Abstract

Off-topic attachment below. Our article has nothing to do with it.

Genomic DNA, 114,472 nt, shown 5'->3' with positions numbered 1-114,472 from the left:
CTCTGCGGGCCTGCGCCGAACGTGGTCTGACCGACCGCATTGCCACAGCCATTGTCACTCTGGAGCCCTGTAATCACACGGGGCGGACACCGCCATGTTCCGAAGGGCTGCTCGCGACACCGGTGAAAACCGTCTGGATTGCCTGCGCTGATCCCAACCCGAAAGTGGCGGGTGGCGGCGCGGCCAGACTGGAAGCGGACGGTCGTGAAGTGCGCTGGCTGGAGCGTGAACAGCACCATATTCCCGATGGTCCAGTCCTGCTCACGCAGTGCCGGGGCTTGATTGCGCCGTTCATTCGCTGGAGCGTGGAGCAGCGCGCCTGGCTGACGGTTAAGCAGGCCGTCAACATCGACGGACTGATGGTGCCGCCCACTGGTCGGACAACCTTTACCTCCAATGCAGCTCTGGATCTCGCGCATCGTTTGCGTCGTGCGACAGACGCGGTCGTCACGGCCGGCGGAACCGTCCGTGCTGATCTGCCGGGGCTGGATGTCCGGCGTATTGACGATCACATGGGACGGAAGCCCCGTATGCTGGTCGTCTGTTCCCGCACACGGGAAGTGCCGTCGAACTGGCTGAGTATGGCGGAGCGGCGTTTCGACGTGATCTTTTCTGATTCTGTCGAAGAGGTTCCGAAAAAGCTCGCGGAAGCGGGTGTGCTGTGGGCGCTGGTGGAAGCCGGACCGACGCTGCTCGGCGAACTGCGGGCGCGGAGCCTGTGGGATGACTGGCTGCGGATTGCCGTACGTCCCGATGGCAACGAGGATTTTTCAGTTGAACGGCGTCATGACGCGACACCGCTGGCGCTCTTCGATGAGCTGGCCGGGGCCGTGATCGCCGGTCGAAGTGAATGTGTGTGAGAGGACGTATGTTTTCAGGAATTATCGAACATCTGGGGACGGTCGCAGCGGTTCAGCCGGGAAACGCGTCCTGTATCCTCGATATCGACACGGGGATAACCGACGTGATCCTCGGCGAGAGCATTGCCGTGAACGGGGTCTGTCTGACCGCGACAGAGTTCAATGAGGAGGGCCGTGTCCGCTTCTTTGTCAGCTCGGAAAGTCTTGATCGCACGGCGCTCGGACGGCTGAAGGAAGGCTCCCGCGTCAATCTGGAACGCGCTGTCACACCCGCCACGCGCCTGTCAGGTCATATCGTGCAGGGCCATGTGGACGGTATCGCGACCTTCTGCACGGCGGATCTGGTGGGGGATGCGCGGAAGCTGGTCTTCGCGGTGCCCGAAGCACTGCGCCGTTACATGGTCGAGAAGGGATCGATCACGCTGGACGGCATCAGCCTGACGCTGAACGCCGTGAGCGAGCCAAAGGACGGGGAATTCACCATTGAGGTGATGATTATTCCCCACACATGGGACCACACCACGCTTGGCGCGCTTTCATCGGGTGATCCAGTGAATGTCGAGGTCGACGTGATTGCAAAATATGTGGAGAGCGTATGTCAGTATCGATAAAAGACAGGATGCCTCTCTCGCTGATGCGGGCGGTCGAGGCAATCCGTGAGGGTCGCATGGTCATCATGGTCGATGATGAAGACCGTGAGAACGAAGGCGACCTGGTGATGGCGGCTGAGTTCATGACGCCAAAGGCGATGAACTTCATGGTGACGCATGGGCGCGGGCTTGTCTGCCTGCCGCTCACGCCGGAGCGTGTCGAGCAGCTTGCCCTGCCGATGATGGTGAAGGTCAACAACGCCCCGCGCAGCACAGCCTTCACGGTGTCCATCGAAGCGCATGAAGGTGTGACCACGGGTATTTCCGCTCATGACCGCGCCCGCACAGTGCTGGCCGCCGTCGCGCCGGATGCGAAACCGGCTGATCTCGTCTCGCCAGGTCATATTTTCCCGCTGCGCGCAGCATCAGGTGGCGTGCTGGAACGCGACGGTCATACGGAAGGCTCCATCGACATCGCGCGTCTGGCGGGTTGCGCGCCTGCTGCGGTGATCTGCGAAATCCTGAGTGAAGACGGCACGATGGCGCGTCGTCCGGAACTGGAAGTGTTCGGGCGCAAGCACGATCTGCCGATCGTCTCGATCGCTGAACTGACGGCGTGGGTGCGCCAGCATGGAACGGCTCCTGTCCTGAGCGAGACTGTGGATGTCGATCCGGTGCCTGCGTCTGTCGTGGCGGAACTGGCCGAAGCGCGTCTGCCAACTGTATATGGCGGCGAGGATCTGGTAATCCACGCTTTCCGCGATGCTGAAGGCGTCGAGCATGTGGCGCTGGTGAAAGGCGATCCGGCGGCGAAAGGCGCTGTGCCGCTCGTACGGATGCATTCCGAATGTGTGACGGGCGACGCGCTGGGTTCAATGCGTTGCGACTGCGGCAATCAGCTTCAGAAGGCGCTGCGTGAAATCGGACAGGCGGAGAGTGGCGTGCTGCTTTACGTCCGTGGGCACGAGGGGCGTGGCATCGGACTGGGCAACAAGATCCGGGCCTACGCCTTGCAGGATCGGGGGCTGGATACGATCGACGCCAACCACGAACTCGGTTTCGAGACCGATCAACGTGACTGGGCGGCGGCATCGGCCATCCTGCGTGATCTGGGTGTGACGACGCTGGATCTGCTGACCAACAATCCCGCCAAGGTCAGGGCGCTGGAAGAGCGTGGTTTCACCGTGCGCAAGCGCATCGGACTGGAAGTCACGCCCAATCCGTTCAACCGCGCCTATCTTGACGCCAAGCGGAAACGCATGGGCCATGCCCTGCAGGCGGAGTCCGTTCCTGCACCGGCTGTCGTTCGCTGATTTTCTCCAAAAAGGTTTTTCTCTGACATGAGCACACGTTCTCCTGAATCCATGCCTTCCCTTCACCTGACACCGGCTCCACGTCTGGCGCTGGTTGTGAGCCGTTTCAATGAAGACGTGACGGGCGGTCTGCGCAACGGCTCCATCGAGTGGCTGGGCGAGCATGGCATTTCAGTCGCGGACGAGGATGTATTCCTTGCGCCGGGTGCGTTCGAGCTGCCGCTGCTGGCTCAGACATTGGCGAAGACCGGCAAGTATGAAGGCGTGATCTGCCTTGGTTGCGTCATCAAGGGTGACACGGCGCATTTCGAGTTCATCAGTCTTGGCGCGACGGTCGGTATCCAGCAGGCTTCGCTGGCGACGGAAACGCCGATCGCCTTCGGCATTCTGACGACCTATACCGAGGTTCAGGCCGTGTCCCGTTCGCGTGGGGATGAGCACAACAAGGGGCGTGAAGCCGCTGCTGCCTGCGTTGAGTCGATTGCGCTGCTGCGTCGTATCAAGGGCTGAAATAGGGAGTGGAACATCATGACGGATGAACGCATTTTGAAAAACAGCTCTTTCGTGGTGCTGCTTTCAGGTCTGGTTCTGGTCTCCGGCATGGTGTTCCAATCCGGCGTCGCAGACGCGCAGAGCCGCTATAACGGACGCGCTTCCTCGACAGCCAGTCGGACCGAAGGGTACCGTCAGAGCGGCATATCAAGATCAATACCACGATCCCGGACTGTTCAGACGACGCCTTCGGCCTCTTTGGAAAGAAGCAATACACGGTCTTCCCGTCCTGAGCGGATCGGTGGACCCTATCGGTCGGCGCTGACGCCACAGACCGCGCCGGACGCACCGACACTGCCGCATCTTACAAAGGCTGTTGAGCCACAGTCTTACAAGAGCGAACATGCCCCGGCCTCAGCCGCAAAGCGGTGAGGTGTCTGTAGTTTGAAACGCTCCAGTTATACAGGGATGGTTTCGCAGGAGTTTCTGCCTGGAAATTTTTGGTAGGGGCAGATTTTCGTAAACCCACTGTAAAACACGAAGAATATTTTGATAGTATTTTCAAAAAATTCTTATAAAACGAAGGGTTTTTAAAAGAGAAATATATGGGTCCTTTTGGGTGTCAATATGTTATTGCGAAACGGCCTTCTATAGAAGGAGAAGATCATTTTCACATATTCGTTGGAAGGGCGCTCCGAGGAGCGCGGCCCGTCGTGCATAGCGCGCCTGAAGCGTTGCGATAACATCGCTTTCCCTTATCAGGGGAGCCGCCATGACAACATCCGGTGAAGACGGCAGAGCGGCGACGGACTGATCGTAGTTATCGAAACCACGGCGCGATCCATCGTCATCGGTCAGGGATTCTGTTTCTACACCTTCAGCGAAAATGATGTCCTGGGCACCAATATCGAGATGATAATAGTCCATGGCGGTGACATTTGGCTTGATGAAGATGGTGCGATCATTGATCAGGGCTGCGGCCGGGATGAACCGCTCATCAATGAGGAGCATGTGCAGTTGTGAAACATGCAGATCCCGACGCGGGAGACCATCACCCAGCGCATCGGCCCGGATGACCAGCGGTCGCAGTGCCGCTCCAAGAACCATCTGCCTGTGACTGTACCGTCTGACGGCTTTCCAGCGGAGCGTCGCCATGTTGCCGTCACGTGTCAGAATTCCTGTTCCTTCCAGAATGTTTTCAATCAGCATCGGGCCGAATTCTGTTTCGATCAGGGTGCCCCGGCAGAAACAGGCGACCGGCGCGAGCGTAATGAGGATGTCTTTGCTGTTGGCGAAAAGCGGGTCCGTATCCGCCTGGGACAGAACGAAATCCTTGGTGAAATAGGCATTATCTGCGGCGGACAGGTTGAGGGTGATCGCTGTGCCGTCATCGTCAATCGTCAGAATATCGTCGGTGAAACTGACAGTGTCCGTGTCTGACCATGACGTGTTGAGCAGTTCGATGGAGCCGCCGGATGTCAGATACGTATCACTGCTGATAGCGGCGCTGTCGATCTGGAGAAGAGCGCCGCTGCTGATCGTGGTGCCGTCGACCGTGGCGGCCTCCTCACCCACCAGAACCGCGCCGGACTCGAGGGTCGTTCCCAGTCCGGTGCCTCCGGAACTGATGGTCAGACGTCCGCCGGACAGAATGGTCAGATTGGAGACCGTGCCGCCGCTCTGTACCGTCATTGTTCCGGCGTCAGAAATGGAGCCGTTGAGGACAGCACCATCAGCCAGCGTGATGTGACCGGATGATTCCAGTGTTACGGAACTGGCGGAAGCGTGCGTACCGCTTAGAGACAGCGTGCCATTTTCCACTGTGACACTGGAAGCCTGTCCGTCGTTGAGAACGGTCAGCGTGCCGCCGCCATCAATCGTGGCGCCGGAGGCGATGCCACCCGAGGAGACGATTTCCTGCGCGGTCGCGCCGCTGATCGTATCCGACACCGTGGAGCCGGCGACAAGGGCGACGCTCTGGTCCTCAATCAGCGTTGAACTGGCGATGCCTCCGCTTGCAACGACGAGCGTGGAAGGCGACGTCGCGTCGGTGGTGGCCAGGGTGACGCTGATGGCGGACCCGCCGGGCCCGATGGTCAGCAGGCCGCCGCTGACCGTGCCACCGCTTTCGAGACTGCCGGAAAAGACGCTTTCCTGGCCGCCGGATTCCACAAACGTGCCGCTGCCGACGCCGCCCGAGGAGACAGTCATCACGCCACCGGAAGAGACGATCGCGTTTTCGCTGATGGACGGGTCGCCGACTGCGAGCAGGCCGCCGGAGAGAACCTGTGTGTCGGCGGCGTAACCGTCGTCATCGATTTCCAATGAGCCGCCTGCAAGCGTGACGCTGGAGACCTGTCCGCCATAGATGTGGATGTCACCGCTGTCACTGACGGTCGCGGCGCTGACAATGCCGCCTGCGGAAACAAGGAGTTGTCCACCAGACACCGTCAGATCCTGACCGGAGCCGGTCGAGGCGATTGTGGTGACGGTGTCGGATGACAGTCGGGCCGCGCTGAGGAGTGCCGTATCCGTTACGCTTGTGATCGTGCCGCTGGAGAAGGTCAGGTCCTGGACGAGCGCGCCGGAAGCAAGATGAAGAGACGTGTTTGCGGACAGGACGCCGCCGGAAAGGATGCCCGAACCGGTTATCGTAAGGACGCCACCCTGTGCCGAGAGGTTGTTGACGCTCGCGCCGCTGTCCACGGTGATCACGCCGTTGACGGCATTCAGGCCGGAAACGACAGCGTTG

Haplomylus specimens from Lower Eocene rocks of the Powder River Basin can be assigned to four species based on morphology. One of these is the generotypic species, H. speirianus, and a second is a similar-sized, but morphologically distinct new species, H. bozemanesnsis. These two species occur together, in apparent stasis, for over 120 meters of section. Two other species replace them after an interval represented by approximately 20 meters of deposits. These latter species are larger, but each resembles one of the earlier forms. The co-occurrence of two closely related species with total overlap in metric characteristics shows the need for caution in using an exclusively measurement-based stratophenetic approach to lineage evaluation through time.

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